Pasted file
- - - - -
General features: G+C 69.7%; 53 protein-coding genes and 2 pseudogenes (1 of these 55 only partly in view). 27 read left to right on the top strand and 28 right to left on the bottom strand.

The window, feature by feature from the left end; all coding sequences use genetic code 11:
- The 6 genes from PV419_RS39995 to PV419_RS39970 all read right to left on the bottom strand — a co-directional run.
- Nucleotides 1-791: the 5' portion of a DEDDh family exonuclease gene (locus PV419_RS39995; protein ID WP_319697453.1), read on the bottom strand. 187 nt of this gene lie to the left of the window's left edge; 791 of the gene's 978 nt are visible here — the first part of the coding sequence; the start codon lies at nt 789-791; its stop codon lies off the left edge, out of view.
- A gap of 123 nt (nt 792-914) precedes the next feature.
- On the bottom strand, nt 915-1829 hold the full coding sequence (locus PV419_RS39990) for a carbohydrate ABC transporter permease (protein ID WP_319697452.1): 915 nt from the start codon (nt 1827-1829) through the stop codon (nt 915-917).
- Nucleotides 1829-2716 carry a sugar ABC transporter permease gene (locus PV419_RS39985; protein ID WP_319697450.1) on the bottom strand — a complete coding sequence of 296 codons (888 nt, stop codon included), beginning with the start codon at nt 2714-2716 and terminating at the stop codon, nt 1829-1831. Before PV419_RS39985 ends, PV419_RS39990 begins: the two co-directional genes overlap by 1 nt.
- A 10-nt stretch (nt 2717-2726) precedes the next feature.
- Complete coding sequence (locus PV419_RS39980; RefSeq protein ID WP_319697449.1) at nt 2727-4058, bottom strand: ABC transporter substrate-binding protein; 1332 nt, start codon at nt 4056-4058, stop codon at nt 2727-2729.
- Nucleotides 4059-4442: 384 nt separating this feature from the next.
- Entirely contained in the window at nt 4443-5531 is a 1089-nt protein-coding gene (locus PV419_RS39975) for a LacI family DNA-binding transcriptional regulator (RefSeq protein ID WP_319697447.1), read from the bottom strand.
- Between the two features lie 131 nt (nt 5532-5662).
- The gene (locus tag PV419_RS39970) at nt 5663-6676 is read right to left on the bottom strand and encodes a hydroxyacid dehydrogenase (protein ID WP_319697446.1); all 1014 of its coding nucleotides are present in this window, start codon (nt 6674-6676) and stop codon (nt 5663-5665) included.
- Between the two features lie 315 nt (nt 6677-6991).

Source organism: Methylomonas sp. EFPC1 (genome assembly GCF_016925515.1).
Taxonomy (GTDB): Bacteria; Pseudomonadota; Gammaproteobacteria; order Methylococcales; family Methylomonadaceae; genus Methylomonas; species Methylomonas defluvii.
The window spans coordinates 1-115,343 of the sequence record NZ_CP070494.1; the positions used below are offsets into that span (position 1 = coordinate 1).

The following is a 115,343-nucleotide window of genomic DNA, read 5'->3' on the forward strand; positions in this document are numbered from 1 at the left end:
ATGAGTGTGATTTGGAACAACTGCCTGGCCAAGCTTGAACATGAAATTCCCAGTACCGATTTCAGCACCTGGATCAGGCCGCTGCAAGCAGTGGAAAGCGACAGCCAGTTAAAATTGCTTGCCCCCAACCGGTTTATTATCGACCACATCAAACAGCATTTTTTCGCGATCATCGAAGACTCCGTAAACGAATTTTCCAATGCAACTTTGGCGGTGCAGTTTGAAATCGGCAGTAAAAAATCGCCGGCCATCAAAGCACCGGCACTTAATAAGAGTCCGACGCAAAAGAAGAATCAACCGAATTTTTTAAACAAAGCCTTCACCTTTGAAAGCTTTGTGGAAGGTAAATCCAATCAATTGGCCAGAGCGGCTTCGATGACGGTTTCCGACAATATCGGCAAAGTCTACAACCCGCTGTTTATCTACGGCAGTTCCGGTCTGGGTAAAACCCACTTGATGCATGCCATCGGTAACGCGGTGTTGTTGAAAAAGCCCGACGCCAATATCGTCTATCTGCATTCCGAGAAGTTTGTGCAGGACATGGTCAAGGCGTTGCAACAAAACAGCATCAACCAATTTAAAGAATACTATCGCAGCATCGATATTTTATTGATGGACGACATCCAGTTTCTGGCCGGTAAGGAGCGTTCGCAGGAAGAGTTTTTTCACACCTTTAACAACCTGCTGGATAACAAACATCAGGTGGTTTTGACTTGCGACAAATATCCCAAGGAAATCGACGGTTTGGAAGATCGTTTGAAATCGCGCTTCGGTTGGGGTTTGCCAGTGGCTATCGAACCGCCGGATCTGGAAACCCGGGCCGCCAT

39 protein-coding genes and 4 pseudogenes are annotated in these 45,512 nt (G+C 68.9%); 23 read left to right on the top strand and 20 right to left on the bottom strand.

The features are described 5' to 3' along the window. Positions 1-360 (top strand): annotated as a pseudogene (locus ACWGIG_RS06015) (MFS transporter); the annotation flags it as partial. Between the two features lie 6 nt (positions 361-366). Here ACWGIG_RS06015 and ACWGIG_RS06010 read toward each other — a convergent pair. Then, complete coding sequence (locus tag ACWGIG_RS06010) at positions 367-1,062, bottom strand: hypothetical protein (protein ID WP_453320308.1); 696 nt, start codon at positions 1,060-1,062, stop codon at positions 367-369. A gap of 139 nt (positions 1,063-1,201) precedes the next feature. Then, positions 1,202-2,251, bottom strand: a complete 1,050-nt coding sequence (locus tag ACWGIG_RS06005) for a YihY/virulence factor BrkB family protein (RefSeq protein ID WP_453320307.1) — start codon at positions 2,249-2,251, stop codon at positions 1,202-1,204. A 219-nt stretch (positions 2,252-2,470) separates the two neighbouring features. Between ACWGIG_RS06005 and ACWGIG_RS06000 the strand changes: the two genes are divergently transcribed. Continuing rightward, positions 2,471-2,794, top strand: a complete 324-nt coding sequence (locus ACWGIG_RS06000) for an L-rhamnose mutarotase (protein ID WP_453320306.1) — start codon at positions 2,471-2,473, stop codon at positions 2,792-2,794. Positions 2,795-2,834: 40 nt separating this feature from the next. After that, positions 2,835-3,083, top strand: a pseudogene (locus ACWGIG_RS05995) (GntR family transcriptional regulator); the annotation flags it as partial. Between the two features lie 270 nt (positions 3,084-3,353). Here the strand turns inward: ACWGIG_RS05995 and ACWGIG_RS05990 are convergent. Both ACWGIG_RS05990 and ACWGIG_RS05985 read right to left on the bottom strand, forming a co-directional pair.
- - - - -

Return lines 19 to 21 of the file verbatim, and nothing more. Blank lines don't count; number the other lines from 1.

ATGAGTGTGATTTGGAACAACTGCCTGGCCAAGCTTGAACATGAAATTCCCAGTACCGATTTCAGCACCTGGATCAGGCCGCTGCAAGCAGTGGAAAGCGACAGCCAGTTAAAATTGCTTGCCCCCAACCGGTTTATTATCGACCACATCAAACAGCATTTTTTCGCGATCATCGAAGACTCCGTAAACGAATTTTCCAATGCAACTTTGGCGGTGCAGTTTGAAATCGGCAGTAAAAAATCGCCGGCCATCAAAGCACCGGCACTTAATAAGAGTCCGACGCAAAAGAAGAATCAACCGAATTTTTTAAACAAAGCCTTCACCTTTGAAAGCTTTGTGGAAGGTAAATCCAATCAATTGGCCAGAGCGGCTTCGATGACGGTTTCCGACAATATCGGCAAAGTCTACAACCCGCTGTTTATCTACGGCAGTTCCGGTCTGGGTAAAACCCACTTGATGCATGCCATCGGTAACGCGGTGTTGTTGAAAAAGCCCGACGCCAATATCGTCTATCTGCATTCCGAGAAGTTTGTGCAGGACATGGTCAAGGCGTTGCAACAAAACAGCATCAACCAATTTAAAGAATACTATCGCAGCATCGATATTTTATTGATGGACGACATCCAGTTTCTGGCCGGTAAGGAGCGTTCGCAGGAAGAGTTTTTTCACACCTTTAACAACCTGCTGGATAACAAACATCAGGTGGTTTTGACTTGCGACAAATATCCCAAGGAAATCGACGGTTTGGAAGATCGTTTGAAATCGCGCTTCGGTTGGGGTTTGCCAGTGGCTATCGAACCGCCGGATCTGGAAACCCGGGCCGCCAT

39 protein-coding genes and 4 pseudogenes are annotated in these 45,512 nt (G+C 68.9%); 23 read left to right on the top strand and 20 right to left on the bottom strand.

The features are described 5' to 3' along the window. Positions 1-360 (top strand): annotated as a pseudogene (locus ACWGIG_RS06015) (MFS transporter); the annotation flags it as partial. Between the two features lie 6 nt (positions 361-366). Here ACWGIG_RS06015 and ACWGIG_RS06010 read toward each other — a convergent pair. Then, complete coding sequence (locus tag ACWGIG_RS06010) at positions 367-1,062, bottom strand: hypothetical protein (protein ID WP_453320308.1); 696 nt, start codon at positions 1,060-1,062, stop codon at positions 367-369. A gap of 139 nt (positions 1,063-1,201) precedes the next feature. Then, positions 1,202-2,251, bottom strand: a complete 1,050-nt coding sequence (locus tag ACWGIG_RS06005) for a YihY/virulence factor BrkB family protein (RefSeq protein ID WP_453320307.1) — start codon at positions 2,249-2,251, stop codon at positions 1,202-1,204. A 219-nt stretch (positions 2,252-2,470) separates the two neighbouring features. Between ACWGIG_RS06005 and ACWGIG_RS06000 the strand changes: the two genes are divergently transcribed. Continuing rightward, positions 2,471-2,794, top strand: a complete 324-nt coding sequence (locus ACWGIG_RS06000) for an L-rhamnose mutarotase (protein ID WP_453320306.1) — start codon at positions 2,471-2,473, stop codon at positions 2,792-2,794. Positions 2,795-2,834: 40 nt separating this feature from the next. After that, positions 2,835-3,083, top strand: a pseudogene (locus ACWGIG_RS05995) (GntR family transcriptional regulator); the annotation flags it as partial. Between the two features lie 270 nt (positions 3,084-3,353). Here the strand turns inward: ACWGIG_RS05995 and ACWGIG_RS05990 are convergent. Both ACWGIG_RS05990 and ACWGIG_RS05985 read right to left on the bottom strand, forming a co-directional pair.